Tony Judt writes in the NYRB about the U.S., and about American universities:

..By far the best thing about America is its universities. Not Harvard, Yale, e tutti quanti: though marvelous, they are not distinctively American—their roots reach across the ocean to Oxford, Heidelberg, and beyond. Nowhere else in the world, however, can boast such public universities. You drive for miles across a godforsaken midwestern scrubscape, pockmarked by billboards, Motel 6s, and a military parade of food chains, when—like some pedagogical mirage dreamed up by nineteenth-century English gentlemen—there appears…a library! And not just any library: at Bloomington, the University of Indiana boasts a 7.8-million-volume collection in more than nine hundred languages, housed in a magnificent double-towered mausoleum of Indiana limestone.
A little over a hundred miles northwest across another empty cornscape there hoves into view the oasis of Champaign-Urbana: an unprepossessing college town housing a library of over ten million volumes. Even the smallest of these land grant universities—the University of Vermont at Burlington, or Wyoming’s isolated campus at Laramie—can boast collections, resources, facilities, and ambitions that most ancient European establishments can only envy.1
The contrast between the university libraries of Indiana or Illinois and the undulating fields almost visible from their windows illustrates the astonishing scale and variety of the American inland empire: something you cannot hope to grasp from afar...

Monday, June 14, 2010

Carr and Pinker

Nicholas Carr takes on Stephen Pinker's recent Mind over media NYT op-ed on the debate about whether Google is changing our brains. Pinker is of course a formidable foe and Carr goes to some lengths (ie. more than normal blog-post length) to refute his arguments. The most important of those concerns the brain's neuroplasticity; Pinker cites evolution and says Carr's argument is impossible, the brain being physiologically oblivious to technologies that have been around for a couple of decades, while Carr cites recent research on neuroplasticity that undermines such a view.  I don't have the patience to read an entire blog post of this length right now (point to Carr!!), as other chores beckon (point to Pinker!!), but will return to it later. Pinker's position, incidentally, is also summed up in a bite-sized chunk adapted for the inernet-impaired brain here, in his response to the question edge.org's posed to 168 writers, "How is the internet changing the way you think" (Pinker's answer: "Not at all")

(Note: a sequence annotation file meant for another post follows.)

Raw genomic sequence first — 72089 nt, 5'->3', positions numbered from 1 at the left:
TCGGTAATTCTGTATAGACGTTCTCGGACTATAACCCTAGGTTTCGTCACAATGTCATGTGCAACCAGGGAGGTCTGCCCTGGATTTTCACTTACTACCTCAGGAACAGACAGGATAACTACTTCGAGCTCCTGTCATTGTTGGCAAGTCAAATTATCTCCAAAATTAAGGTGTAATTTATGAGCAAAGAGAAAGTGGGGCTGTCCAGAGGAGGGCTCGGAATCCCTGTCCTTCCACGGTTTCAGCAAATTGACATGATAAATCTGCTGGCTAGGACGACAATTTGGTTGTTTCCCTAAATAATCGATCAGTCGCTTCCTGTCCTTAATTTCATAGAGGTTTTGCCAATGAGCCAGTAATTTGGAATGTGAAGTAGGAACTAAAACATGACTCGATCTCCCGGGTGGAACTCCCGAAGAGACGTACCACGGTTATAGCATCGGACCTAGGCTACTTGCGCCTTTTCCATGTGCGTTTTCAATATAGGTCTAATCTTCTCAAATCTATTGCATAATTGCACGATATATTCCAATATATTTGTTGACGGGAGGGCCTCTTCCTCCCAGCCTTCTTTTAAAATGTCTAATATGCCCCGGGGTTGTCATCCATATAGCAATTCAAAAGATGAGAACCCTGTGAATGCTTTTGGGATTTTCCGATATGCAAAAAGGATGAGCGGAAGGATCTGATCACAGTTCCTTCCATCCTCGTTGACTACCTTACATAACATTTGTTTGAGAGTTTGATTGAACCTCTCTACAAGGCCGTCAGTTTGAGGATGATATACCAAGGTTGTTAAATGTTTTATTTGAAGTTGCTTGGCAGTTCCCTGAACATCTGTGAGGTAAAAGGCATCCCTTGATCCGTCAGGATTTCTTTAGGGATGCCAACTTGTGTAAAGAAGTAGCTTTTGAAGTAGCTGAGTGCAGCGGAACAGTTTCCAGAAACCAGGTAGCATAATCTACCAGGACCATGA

5 top books with psychotic fan bases

Cracked.com matches top 5 books with their psychotic fan bases (and then tells us why these warped fans have completely misunderstood the books...)
Lolita -fans are Japanese pedophiles
The Collector - serial killers
Horton Hears a Who - rabid pro-lifers
Catcher in the Rye - celebrity killers and various murderers
Lord of the Rings - neo-Nazis
again, this is courtesy of cracked.com, and not science.

Saturday, June 12, 2010

Closing the digital frontier

Michael Hirschorn writes interestingly and elegantly in The Atlantic about the transition from a free browser-based web to a paid-for apps-based media environment. Some nuggets:

Despite its Department of Defense origins, the matrixed, hyperlinked Internet was both cause and effect of the libertarian ethos of Silicon Valley. The open-source mentality, in theory if not always in practice, proved useful for the tech and Internet worlds.

But now, it seems, things are changing all over again. The shift of the digital frontier from the Web, where the browser ruled supreme, to the smart phone, where the app and the pricing plan now hold sway, signals a radical shift from openness to a degree of closed-ness that would have been remarkable even before 1995.” 

On a more conceptual level, the move from the browser model to the app model (where content is more likely to be accessed via smartly curated “stores” like iTunes, Amazon, or Netflix) signals the first real taming of the Wild Digital West.

Image credit: Jason Schneider

Tuesday, June 8, 2010

Where can I get a pair of those shoes?

20 under 40

The Millions has an interesting take on the New Yorker's 20 under 40 list, and - with the huge benefit of hindsight of course - speculates what a "20 under 40 "list might have looked like in 1970:

Philip Roth
Joyce Carol Oates
Raymond Carver
Donald Barthelme
John Updike
Shirley Hazzard
John Barth
Thomas Pynchon
Susan Sontag
Toni Morrison
Frank Conroy
Ken Kesey
Don Delillo
E.L. Doctorow
Jerzy Kozinski
Hunter S. Thompson
Alice Walker
Michael Crichton
Tom Wolfe
Cormac McCarthy

Pretty distinguished! But the New Yorker's compilation from 1999 wasn't bad either:

George Saunders
David Foster Wallace
Sherman Alexie
Rick Moody
A.M. Homes
Allegra Goodman
William T. Vollmann
Antonya Nelson
Chang-rae Lee
Michael Chabon
Ethan Canin
Donld Antrim
Tony Earley
Jeffrey Eugenides
Junot Diaz
Jonathan Franzen
Edwidge Danticat
Jhumpa Lahiri
Nathan Englander
Matthew Klam

And are the 2010 "most likely to succeed" writers, according to the New Yorker

Chimamanda Ngozi Adichie
Chris Adrian
Daniel Alarcón
David Bezmozgis
Sarah Shun-lien Bynum
Joshua Ferris
Jonathan Safran Foer
Nell Freudenberger
Rivka Galchen
Nicole Krauss
Yiyun Li
Dinaw Mengestu
Philipp Meyer
C. E. Morgan
Téa Obreht
Z Z Packer
Karen Russell
Salvatore Scibona
Gary Shteyngart
Wells Tower

Wednesday, June 2, 2010

Knowbodies eludes libary blog awards again

Once again, Knowbodies eludes the judges of the Salem Library Blog Awards. Not only do I not get an award, I'm not even listed in that vulgar indiscriminate grab-bag of riff-raff known as the Salem Library Blog Directory. Perhaps next year; I've just sent an email alerting them to my presence. 

How a bill becomes a law Krunchd

Mike Wirth's winning entry in Sunlight Labs' Design for America competition. The entry won top honors in the "How A Bill Becomes a Law" category. Here are all 5 entries in this category, bundled together using the neat Krunchd.com service (check it out)